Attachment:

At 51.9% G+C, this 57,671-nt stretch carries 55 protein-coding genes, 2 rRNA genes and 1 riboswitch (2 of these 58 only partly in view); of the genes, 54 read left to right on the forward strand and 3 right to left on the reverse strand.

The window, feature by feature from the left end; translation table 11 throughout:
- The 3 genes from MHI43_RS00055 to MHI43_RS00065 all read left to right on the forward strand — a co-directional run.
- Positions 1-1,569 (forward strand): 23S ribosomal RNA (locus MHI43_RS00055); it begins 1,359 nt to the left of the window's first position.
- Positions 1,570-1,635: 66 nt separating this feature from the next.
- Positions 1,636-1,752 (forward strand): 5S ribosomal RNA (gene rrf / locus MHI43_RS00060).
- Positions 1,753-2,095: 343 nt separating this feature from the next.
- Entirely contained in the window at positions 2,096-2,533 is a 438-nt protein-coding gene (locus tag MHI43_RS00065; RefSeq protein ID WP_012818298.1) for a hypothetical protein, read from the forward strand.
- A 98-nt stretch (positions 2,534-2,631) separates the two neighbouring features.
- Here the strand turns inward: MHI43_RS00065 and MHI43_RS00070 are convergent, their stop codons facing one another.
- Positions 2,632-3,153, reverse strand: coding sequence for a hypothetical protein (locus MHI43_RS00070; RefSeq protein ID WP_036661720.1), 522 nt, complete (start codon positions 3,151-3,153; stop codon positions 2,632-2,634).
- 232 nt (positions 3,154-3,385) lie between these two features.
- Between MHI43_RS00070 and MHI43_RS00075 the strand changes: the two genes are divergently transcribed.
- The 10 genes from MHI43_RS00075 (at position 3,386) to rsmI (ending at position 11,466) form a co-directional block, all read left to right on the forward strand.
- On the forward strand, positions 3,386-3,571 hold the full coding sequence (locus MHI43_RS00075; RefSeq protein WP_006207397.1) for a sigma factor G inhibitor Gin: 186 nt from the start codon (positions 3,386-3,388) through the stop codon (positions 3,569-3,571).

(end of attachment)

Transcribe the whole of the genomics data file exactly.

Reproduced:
At 51.9% G+C, this 57,671-nt stretch carries 55 protein-coding genes, 2 rRNA genes and 1 riboswitch (2 of these 58 only partly in view); of the genes, 54 read left to right on the forward strand and 3 right to left on the reverse strand.

The window, feature by feature from the left end; translation table 11 throughout:
- The 3 genes from MHI43_RS00055 to MHI43_RS00065 all read left to right on the forward strand — a co-directional run.
- Positions 1-1,569 (forward strand): 23S ribosomal RNA (locus MHI43_RS00055); it begins 1,359 nt to the left of the window's first position.
- Positions 1,570-1,635: 66 nt separating this feature from the next.
- Positions 1,636-1,752 (forward strand): 5S ribosomal RNA (gene rrf / locus MHI43_RS00060).
- Positions 1,753-2,095: 343 nt separating this feature from the next.
- Entirely contained in the window at positions 2,096-2,533 is a 438-nt protein-coding gene (locus tag MHI43_RS00065; RefSeq protein ID WP_012818298.1) for a hypothetical protein, read from the forward strand.
- A 98-nt stretch (positions 2,534-2,631) separates the two neighbouring features.
- Here the strand turns inward: MHI43_RS00065 and MHI43_RS00070 are convergent, their stop codons facing one another.
- Positions 2,632-3,153, reverse strand: coding sequence for a hypothetical protein (locus MHI43_RS00070; RefSeq protein ID WP_036661720.1), 522 nt, complete (start codon positions 3,151-3,153; stop codon positions 2,632-2,634).
- 232 nt (positions 3,154-3,385) lie between these two features.
- Between MHI43_RS00070 and MHI43_RS00075 the strand changes: the two genes are divergently transcribed.
- The 10 genes from MHI43_RS00075 (at position 3,386) to rsmI (ending at position 11,466) form a co-directional block, all read left to right on the forward strand.
- On the forward strand, positions 3,386-3,571 hold the full coding sequence (locus MHI43_RS00075; RefSeq protein WP_006207397.1) for a sigma factor G inhibitor Gin: 186 nt from the start codon (positions 3,386-3,388) through the stop codon (positions 3,569-3,571).